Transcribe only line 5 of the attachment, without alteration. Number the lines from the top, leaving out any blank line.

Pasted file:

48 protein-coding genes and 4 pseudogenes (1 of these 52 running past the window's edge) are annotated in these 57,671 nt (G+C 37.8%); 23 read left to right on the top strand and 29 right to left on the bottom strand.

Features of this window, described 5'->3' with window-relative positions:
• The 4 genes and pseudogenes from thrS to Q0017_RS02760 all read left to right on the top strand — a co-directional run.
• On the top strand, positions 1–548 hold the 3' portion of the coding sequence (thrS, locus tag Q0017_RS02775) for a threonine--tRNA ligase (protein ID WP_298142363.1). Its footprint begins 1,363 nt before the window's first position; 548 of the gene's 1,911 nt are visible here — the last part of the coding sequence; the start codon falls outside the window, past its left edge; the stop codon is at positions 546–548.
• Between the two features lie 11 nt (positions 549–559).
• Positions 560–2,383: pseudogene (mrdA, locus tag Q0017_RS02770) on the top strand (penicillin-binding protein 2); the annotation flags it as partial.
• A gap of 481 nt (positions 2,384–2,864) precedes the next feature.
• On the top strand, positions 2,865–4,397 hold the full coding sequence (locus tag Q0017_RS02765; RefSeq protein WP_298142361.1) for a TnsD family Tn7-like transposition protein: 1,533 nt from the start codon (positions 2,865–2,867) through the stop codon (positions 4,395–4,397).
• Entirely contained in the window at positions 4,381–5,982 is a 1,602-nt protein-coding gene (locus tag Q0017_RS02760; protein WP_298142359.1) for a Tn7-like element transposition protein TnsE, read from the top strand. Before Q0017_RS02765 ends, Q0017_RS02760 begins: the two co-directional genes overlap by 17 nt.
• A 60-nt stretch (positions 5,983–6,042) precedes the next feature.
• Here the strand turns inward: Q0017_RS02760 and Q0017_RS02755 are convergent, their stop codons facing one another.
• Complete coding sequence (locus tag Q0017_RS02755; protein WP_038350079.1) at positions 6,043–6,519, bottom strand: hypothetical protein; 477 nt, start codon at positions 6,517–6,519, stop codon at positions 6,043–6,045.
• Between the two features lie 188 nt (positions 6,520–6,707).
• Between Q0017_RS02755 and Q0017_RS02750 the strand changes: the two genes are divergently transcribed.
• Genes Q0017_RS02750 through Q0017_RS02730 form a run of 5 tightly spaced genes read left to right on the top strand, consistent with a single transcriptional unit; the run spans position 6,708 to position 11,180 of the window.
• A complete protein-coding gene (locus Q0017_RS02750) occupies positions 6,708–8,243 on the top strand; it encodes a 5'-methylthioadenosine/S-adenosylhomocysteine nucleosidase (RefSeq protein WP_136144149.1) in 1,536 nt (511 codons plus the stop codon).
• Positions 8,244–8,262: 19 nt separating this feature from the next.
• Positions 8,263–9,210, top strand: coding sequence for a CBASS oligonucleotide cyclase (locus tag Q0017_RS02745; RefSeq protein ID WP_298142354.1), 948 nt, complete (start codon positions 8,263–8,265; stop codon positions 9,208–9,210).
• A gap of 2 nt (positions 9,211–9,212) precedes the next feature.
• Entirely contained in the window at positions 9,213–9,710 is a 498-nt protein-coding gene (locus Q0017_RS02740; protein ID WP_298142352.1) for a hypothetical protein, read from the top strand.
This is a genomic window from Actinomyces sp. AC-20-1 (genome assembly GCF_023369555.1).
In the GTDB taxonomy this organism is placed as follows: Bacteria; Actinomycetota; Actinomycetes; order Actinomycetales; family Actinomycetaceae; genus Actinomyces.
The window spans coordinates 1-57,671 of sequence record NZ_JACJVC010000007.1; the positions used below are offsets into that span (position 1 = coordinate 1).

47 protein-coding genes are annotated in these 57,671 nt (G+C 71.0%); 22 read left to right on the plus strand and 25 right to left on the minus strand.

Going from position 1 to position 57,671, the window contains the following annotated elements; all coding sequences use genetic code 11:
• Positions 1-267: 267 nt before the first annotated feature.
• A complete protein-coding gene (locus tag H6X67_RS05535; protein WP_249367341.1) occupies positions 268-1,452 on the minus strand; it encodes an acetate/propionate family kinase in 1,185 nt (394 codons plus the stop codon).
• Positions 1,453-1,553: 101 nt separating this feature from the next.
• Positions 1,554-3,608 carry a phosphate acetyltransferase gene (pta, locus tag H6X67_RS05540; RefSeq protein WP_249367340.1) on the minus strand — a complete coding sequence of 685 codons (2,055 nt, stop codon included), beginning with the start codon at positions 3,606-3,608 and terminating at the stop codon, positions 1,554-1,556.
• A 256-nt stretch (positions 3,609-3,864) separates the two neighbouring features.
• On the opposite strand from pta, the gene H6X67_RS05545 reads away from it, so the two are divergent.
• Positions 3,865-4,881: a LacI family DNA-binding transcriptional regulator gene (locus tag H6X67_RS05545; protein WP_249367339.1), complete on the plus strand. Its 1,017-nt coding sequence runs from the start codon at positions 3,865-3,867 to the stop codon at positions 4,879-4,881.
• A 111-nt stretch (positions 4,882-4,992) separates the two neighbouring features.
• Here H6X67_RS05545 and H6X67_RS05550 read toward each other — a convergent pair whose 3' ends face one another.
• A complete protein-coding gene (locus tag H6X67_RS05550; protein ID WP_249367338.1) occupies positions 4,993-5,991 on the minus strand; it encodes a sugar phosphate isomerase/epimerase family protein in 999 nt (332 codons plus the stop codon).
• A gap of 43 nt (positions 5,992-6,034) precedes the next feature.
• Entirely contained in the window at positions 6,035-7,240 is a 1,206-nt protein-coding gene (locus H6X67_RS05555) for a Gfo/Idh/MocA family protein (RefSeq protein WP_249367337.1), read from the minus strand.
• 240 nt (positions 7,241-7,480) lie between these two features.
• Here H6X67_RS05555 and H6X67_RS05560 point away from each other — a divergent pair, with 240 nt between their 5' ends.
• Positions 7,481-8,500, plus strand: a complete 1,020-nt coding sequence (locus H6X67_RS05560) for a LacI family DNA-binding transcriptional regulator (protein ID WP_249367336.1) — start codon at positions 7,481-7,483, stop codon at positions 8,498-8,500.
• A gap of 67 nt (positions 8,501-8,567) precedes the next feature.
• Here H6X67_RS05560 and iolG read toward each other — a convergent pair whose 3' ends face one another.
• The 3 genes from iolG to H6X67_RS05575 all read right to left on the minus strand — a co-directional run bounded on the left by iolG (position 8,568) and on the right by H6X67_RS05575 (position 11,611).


• Between the two features lie 11 nt (positions 549–559).